Beale Air Force Base was named for Edward Fitzgerald Beale, a man who experimented with camels as replacements for Army mules and who was one of California’s largest landholders.
Edward Fitzgerald “Ned” Beale was born Feb. 4, 1822, in the District of Columbia. His father, George, a paymaster in the Navy, had won a congressional Medal for Valor in the War of 1812. His mother, Emily, was the daughter of Commodore Thomas Truxtun. Ned was a student at Georgetown College when, at the solicitation of his widowed mother, President Andrew Jackson appointed him to the Naval School. Beale graduated in 1842.
After a promotion to acting sailing master, he sailed for California in October 1845 on the frigate Congress under Commodore Robert F. Stockton’s command; however, 20 days later Stockton sent Beale back to Washington with important dispatches. After a long and roundabout voyage, he reached Washington in March 1846.
Hostilities with Mexico had already begun when the vessel arrived at Monterrey, Mexico, on July 20. After reaching San Diego, Stockton dispatched Beale to serve with the land forces. He and a small body of men under Lt. Archibald H. Gillespie joined Gen. Stephen W. Kearney’s column just before the disastrous battle of San Pasqual (Dec. 6, 1846). After the Mexican army surrounded the small American force and threatened to destroy it, Beale and two other men (his Delaware Indian servant and Kit Carson) crept through the Mexican lines and made their way to San Diego for reinforcements. Their actions saved Kearney’s soldiers. Two months later (Feb. 9, 1847), with Beale still suffering from the effects of his adventure, Stockton again sent him east with dispatches. Beale reached Washington around June 1. In October he appeared as a defense witness for John C. Fremont at the “Pathfinder’s” court-martial.
During the next two years, Beale made six more journeys across the country. On the second of these (July through September 1848), he crossed Mexico in disguise to bring the federal government proof of California’s gold. After his fourth journey he married Pennsylvania Rep. Samuel Edwards’ daughter Mary on June 27, 1849. Although he was promoted to lieutenant Aug. 3, 1850, Beale resigned from the Navy in May 1851.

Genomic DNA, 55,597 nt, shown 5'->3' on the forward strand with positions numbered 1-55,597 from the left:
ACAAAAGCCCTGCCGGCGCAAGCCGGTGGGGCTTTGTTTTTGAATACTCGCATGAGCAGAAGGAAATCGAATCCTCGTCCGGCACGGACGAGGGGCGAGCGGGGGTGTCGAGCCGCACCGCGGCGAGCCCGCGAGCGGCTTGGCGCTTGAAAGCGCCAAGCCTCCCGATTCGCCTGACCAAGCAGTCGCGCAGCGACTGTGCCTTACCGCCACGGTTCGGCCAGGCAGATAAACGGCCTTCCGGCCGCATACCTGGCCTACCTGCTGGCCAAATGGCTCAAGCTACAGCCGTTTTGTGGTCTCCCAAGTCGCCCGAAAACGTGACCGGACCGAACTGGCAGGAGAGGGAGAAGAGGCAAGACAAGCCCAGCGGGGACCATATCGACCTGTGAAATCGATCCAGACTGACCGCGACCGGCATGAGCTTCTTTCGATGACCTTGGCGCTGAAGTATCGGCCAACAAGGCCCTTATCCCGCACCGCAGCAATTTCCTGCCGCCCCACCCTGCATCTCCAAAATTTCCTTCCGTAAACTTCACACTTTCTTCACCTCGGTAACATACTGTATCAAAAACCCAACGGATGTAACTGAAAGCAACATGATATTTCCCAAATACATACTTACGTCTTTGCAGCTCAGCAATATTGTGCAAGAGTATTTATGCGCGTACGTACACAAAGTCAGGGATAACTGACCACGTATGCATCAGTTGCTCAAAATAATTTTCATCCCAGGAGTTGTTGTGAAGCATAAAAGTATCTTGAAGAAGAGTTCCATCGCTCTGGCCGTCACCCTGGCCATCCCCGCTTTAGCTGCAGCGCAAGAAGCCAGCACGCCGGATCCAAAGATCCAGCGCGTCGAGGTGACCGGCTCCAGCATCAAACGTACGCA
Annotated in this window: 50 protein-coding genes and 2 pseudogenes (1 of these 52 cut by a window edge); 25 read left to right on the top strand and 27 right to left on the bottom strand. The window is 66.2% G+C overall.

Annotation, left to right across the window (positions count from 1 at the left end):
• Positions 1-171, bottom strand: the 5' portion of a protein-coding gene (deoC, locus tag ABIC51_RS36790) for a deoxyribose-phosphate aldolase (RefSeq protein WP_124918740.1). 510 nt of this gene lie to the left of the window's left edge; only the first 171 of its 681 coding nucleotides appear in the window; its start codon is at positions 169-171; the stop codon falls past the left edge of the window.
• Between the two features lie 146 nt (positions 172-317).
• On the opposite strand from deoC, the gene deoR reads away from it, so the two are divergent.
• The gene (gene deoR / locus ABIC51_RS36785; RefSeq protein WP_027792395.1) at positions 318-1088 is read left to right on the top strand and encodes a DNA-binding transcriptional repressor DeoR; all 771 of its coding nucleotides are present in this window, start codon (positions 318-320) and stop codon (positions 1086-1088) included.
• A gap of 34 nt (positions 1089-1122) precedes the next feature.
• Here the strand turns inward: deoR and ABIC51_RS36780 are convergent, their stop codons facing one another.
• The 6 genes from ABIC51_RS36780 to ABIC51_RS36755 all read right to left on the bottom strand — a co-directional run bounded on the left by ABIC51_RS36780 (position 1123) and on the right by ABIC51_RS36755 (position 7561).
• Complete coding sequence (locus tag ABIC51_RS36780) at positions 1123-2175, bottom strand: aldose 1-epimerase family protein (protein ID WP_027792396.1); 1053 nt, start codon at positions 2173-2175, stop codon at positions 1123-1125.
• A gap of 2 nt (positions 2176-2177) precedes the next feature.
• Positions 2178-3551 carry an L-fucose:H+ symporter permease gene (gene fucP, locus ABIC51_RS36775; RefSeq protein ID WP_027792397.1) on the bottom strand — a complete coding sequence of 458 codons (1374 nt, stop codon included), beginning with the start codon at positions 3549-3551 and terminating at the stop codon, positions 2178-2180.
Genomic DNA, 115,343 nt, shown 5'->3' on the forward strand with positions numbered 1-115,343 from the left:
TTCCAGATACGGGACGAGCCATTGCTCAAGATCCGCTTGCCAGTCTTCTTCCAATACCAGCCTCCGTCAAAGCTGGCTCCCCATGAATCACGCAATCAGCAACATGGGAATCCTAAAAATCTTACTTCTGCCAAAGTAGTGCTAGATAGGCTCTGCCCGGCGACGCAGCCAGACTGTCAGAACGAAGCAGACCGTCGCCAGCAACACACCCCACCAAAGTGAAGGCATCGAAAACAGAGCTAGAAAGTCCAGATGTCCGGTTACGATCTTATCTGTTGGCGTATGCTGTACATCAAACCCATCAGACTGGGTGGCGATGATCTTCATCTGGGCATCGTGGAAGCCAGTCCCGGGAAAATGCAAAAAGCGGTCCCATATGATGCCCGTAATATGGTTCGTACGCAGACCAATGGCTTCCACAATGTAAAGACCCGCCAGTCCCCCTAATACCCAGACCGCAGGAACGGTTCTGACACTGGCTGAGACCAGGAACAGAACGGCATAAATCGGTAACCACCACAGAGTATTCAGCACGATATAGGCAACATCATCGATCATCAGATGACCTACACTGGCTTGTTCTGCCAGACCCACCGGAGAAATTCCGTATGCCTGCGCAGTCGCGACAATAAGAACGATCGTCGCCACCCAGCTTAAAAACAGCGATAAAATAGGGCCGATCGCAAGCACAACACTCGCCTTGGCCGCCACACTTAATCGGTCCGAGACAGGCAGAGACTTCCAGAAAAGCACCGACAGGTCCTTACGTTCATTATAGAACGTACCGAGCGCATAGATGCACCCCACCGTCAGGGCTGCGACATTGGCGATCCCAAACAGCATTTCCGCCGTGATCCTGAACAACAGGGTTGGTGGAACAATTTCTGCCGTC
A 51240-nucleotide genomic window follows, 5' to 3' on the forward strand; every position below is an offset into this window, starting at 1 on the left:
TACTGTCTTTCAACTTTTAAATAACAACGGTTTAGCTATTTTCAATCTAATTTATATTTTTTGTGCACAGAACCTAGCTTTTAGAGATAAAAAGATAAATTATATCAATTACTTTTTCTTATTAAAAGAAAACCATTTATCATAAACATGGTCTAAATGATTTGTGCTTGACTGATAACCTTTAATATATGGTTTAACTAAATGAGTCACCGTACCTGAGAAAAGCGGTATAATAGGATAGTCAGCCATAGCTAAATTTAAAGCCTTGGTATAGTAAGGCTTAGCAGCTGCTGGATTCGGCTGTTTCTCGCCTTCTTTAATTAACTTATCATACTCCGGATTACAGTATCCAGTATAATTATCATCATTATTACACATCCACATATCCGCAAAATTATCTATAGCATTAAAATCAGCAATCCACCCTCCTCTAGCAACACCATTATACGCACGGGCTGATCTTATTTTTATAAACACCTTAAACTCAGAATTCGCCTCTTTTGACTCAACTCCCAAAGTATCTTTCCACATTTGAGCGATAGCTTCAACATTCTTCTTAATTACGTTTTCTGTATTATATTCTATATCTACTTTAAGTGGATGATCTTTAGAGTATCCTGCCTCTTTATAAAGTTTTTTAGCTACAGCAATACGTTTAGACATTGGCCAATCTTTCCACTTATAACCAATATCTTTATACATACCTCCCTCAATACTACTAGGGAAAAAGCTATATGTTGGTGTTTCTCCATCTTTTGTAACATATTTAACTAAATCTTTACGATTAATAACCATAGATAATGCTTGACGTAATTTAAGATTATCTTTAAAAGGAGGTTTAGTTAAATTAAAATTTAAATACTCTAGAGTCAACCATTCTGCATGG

He returned to California as a manager for W.H. Aspinwall and Stockton, who had acquired large properties in America’s newest territory. On March 3, 1853, President Millard Fillmore appointed Beale superintendent of Indian Affairs for California and Nevada. Congress appropriated $250,000 to improve native conditions in Beale’s district. With a party of 13 others, he left Washington for California on May 6, 1853. Beale crossed southern Colorado and southern Utah assessing the feasibility of the route for a transcontinental railroad. He reached Los Angeles on Aug. 22. He retained his position as superintendent until 1856. California Gov. John Bigler also appointed Beale brigadier general in the state militia to give him additional authority to negotiate peace treaties between the Native Americans and the U.S. Army.
In 1857, President James Buchanan appointed Beale to survey a wagon road from Fort Defiance, New Mexico, to the Colorado River, on the border between Arizona and California. The survey also incorporated an experiment first proposed by Secretary of War Jefferson Davis four years earlier. To satisfy part of his transportation needs, Beale used 25 camels, imported from Tunis, as pack animals during this expedition and on another in 1858 to 1859. He felt the camels performed well. But they scared horses and mules, so the Army declined to continue the experiment.
After Abraham Lincoln’s inauguration in 1861, the president appointed Beale surveyor general of California and Nevada. Beale asked Lincoln for a Union Army command, but the president convinced him he could better serve the country by remaining as surveyor general and helping to keep California in the Union.
After the Civil War, Beale retired to Rancho Tejon, part of 270,000 acres he had acquired near present-day Bakersfield, California. In 1870 he bought the Decatur House in Washington, D.C. After that he divided his time between his two homes. In 1876, President Ulysses S. Grant appointed Beale as minister to Austria-Hungary, a post he held for a year. Grant also suggested Beale as Navy secretary during President Chester A. Arthur’s administration, but Arthur preferred someone else. Beale died at Decatur House on April 22, 1893.